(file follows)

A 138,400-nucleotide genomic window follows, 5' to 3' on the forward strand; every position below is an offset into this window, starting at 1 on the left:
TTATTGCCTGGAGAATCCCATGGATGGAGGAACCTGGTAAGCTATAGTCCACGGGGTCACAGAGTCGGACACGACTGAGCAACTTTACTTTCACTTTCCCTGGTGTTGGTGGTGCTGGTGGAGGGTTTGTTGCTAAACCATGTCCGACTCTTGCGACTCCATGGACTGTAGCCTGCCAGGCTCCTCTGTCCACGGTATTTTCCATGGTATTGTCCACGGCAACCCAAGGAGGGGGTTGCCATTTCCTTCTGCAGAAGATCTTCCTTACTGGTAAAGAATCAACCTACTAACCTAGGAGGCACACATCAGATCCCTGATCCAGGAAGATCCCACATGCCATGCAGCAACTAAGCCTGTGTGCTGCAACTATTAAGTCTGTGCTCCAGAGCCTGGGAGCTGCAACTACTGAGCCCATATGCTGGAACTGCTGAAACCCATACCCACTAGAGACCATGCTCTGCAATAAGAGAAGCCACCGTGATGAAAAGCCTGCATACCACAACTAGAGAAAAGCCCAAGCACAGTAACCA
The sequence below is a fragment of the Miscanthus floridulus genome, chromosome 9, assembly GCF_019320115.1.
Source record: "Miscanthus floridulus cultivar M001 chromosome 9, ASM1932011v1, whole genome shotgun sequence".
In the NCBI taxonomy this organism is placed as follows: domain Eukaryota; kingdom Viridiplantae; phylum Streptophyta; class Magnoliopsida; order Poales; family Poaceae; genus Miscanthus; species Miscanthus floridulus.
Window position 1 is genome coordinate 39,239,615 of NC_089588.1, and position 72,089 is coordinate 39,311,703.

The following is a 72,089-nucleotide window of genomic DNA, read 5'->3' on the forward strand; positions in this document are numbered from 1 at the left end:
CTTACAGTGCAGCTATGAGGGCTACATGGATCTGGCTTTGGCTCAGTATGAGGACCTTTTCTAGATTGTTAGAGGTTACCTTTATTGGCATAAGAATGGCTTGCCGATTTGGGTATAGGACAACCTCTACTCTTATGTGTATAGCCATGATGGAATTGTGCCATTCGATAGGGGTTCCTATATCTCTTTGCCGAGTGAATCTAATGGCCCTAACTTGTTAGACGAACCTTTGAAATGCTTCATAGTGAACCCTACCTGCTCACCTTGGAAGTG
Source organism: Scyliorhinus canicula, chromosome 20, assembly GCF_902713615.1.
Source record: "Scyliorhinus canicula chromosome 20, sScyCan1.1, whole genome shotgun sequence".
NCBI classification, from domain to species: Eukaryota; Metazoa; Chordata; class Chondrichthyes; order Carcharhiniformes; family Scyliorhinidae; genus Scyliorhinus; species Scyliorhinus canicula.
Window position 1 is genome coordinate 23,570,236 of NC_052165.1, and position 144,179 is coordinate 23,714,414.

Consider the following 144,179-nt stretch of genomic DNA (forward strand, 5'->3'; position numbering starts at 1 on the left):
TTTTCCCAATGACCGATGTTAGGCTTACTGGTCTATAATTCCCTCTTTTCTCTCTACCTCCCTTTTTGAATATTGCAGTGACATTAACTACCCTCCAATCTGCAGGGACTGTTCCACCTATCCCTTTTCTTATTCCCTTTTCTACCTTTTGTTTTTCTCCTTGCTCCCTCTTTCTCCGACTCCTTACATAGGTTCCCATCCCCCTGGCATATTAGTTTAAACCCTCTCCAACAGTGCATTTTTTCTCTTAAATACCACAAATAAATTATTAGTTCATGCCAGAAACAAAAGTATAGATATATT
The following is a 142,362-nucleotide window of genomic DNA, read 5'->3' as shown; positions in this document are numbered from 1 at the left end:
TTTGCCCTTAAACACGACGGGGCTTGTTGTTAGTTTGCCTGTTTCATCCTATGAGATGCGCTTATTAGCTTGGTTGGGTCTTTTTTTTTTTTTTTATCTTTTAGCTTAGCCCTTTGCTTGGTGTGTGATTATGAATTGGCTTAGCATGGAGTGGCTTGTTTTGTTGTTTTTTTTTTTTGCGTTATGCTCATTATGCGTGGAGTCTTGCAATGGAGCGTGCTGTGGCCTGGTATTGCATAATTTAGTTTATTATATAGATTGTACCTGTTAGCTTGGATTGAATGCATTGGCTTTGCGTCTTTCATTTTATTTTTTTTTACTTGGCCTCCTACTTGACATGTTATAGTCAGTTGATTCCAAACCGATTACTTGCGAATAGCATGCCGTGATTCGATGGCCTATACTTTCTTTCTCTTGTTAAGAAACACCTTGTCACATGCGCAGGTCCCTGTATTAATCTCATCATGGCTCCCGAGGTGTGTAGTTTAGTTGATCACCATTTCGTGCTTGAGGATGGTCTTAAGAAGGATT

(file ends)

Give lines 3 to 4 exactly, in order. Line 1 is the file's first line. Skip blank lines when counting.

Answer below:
The sequence below is a fragment of the Miscanthus floridulus genome, chromosome 9, assembly GCF_019320115.1.
Source record: "Miscanthus floridulus cultivar M001 chromosome 9, ASM1932011v1, whole genome shotgun sequence".